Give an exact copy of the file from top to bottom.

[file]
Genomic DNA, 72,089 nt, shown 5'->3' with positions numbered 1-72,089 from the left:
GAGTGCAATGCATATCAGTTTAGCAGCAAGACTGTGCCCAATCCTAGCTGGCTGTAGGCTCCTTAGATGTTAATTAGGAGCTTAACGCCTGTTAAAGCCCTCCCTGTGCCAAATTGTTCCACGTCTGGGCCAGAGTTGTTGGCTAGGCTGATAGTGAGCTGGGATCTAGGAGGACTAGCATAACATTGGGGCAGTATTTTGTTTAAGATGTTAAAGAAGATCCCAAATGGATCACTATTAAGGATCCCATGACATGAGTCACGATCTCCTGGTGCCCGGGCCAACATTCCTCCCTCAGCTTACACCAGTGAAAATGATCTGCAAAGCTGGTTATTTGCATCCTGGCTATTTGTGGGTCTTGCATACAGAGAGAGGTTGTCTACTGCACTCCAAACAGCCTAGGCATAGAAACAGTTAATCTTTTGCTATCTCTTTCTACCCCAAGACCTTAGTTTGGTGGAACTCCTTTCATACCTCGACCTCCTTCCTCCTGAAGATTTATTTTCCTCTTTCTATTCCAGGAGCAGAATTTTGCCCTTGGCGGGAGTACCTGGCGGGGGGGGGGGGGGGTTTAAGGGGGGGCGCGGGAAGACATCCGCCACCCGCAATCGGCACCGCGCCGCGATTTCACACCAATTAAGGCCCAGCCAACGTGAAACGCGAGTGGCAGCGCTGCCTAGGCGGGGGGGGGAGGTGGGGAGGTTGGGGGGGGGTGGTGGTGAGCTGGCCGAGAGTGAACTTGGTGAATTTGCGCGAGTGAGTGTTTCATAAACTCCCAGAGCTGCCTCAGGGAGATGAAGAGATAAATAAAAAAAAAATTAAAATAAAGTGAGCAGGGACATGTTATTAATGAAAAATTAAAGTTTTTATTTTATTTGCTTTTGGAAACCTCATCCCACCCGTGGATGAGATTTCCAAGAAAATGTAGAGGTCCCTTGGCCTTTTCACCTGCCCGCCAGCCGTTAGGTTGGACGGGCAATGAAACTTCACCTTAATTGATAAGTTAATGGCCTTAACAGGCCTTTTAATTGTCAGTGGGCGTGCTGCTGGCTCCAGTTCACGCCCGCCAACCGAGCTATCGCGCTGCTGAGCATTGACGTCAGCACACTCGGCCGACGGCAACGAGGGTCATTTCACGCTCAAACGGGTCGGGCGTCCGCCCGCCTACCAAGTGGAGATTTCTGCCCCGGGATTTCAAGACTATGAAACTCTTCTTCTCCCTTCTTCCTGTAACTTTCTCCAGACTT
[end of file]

Genomic DNA, 72,089 nt, shown 5'->3' with positions numbered 1-72,089 from the left:
GAGTGCAATGCATATCAGTTTAGCAGCAAGACTGTGCCCAATCCTAGCTGGCTGTAGGCTCCTTAGATGTTAATTAGGAGCTTAACGCCTGTTAAAGCCCTCCCTGTGCCAAATTGTTCCACGTCTGGGCCAGAGTTGTTGGCTAGGCTGATAGTGAGCTGGGATCTAGGAGGACTAGCATAACATTGGGGCAGTATTTTGTTTAAGATGTTAAAGAAGATCCCAAATGGATCACTATTAAGGATCCCATGACATGAGTCACGATCTCCTGGTGCCCGGGCCAACATTCCTCCCTCAGCTTACACCAGTGAAAATGATCTGCAAAGCTGGTTATTTGCATCCTGGCTATTTGTGGGTCTTGCATACAGAGAGAGGTTGTCTACTGCACTCCAAACAGCCTAGGCATAGAAACAGTTAATCTTTTGCTATCTCTTTCTACCCCAAGACCTTAGTTTGGTGGAACTCCTTTCATACCTCGACCTCCTTCCTCCTGAAGATTTATTTTCCTCTTTCTATTCCAGGAGCAGAATTTTGCCCTTGGCGGGAGTACCTGGCGGGGGGGGGGGGGGGTTTAAGGGGGGGCGCGGGAAGACATCCGCCACCCGCAATCGGCACCGCGCCGCGATTTCACACCAATTAAGGCCCAGCCAACGTGAAACGCGAGTGGCAGCGCTGCCTAGGCGGGGGGGGGAGGTGGGGAGGTTGGGGGGGGGTGGTGGTGAGCTGGCCGAGAGTGAACTTGGTGAATTTGCGCGAGTGAGTGTTTCATAAACTCCCAGAGCTGCCTCAGGGAGATGAAGAGATAAATAAAAAAAAAATTAAAATAAAGTGAGCAGGGACATGTTATTAATGAAAAATTAAAGTTTTTATTTTATTTGCTTTTGGAAACCTCATCCCACCCGTGGATGAGATTTCCAAGAAAATGTAGAGGTCCCTTGGCCTTTTCACCTGCCCGCCAGCCGTTAGGTTGGACGGGCAATGAAACTTCACCTTAATTGATAAGTTAATGGCCTTAACAGGCCTTTTAATTGTCAGTGGGCGTGCTGCTGGCTCCAGTTCACGCCCGCCAACCGAGCTATCGCGCTGCTGAGCATTGACGTCAGCACACTCGGCCGACGGCAACGAGGGTCATTTCACGCTCAAACGGGTCGGGCGTCCGCCCGCCTACCAAGTGGAGATTTCTGCCCCGGGATTTCAAGACTATGAAACTCTTCTTCTCCCTTCTTCCTGTAACTTTCTCCAGACTT